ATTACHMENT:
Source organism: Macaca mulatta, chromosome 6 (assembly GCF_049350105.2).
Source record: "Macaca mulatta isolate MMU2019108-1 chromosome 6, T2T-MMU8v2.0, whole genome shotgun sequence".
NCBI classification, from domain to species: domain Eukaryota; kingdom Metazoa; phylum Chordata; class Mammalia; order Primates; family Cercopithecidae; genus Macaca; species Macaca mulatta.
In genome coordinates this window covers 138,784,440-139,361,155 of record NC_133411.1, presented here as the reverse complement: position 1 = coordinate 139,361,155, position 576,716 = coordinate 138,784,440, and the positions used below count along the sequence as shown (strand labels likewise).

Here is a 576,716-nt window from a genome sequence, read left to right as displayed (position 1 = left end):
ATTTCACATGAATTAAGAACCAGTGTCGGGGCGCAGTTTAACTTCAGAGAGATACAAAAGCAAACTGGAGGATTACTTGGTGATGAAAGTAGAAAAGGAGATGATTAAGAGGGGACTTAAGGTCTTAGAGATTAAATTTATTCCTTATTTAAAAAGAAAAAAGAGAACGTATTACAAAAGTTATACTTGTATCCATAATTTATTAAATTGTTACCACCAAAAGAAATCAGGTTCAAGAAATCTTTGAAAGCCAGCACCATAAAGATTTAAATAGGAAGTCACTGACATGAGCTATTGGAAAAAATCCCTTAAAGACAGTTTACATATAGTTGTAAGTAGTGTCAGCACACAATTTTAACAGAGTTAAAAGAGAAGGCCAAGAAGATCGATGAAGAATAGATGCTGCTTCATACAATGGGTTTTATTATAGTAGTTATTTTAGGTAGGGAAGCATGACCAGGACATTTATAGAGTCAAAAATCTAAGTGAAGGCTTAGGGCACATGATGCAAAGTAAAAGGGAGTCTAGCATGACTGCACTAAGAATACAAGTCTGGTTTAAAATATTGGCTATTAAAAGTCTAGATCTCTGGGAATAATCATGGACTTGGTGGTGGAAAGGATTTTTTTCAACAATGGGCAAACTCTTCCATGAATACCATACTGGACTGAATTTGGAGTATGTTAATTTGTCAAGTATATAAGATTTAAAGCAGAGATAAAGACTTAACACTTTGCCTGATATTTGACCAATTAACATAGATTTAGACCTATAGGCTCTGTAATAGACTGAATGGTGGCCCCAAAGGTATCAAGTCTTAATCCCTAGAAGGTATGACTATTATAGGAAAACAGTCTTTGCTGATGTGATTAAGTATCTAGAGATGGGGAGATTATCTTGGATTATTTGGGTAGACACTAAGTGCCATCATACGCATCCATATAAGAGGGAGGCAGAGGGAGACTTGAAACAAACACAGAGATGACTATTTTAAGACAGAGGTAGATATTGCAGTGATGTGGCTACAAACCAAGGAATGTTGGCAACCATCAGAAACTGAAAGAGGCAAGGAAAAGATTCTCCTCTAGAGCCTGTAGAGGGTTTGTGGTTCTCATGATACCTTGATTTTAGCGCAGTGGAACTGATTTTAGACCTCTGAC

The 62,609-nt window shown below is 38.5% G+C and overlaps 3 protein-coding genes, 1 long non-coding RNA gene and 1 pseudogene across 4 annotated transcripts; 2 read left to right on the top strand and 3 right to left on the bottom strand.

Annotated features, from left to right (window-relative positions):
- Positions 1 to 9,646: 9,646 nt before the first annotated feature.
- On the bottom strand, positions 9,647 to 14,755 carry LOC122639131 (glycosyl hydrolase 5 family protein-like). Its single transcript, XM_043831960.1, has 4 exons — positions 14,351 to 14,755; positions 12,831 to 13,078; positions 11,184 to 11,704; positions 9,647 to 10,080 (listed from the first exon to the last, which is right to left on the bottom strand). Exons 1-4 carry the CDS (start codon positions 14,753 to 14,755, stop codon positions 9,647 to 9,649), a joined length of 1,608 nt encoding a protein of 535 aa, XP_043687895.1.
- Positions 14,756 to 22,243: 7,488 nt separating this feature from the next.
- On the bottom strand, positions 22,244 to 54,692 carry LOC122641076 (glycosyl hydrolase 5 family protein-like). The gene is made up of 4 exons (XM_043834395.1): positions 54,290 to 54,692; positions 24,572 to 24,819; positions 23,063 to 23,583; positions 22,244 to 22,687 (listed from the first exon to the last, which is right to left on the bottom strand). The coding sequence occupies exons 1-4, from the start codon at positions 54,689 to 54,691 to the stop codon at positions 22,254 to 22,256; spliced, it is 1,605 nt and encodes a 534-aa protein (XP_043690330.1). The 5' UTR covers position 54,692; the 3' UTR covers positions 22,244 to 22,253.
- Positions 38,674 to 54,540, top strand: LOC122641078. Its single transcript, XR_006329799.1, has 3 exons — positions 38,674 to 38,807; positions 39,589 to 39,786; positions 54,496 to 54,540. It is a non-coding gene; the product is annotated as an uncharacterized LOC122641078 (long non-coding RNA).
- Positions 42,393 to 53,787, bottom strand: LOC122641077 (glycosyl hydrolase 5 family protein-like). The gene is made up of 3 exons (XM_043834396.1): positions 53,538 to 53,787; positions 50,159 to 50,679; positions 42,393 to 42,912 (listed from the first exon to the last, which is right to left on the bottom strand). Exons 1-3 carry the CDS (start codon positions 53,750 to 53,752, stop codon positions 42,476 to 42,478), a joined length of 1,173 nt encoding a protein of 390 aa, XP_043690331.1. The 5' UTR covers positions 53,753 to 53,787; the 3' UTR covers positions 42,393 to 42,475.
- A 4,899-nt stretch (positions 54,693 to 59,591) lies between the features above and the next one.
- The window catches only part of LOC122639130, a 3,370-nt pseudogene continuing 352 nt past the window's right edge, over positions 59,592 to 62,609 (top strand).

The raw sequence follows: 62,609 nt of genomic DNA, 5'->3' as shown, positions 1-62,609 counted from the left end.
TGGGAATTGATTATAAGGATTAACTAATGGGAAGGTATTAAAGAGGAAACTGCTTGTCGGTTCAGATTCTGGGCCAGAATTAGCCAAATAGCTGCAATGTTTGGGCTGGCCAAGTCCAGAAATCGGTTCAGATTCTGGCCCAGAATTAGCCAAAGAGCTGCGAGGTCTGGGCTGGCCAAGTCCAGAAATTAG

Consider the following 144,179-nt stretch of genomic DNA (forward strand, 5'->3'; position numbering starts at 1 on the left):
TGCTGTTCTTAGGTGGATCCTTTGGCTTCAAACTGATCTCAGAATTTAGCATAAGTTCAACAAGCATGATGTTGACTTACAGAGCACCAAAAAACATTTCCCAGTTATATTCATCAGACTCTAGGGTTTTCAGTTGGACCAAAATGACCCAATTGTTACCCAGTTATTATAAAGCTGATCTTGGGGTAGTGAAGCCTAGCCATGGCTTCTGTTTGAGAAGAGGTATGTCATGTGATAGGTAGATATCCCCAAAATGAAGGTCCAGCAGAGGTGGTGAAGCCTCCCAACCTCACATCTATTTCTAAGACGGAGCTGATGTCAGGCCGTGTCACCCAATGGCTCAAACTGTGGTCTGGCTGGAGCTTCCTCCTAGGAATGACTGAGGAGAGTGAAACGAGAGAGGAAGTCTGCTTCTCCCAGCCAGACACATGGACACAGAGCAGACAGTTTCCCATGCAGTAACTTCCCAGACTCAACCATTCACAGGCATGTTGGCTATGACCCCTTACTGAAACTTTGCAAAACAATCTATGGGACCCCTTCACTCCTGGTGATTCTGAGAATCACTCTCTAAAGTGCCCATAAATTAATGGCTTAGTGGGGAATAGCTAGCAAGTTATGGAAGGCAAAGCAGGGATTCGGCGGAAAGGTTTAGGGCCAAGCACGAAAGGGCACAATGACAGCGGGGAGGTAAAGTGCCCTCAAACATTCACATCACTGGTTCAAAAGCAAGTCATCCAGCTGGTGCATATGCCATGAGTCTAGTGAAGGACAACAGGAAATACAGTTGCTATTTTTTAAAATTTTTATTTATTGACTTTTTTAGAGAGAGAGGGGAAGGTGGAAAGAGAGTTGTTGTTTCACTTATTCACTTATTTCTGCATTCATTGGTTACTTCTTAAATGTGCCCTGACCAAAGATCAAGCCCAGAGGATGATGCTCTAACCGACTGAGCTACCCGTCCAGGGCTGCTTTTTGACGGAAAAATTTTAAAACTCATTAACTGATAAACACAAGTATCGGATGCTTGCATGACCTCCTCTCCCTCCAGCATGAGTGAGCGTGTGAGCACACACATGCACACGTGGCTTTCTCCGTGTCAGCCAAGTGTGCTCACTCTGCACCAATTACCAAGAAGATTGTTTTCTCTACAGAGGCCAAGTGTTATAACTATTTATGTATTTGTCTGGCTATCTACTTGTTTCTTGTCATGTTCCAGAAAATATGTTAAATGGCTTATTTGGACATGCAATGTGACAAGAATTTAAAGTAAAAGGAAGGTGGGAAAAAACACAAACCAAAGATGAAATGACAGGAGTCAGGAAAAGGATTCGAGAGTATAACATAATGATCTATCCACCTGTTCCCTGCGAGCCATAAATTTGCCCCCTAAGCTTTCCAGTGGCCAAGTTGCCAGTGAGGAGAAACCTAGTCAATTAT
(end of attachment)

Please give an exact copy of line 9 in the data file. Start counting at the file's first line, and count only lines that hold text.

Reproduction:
- Positions 1 to 9,646: 9,646 nt before the first annotated feature.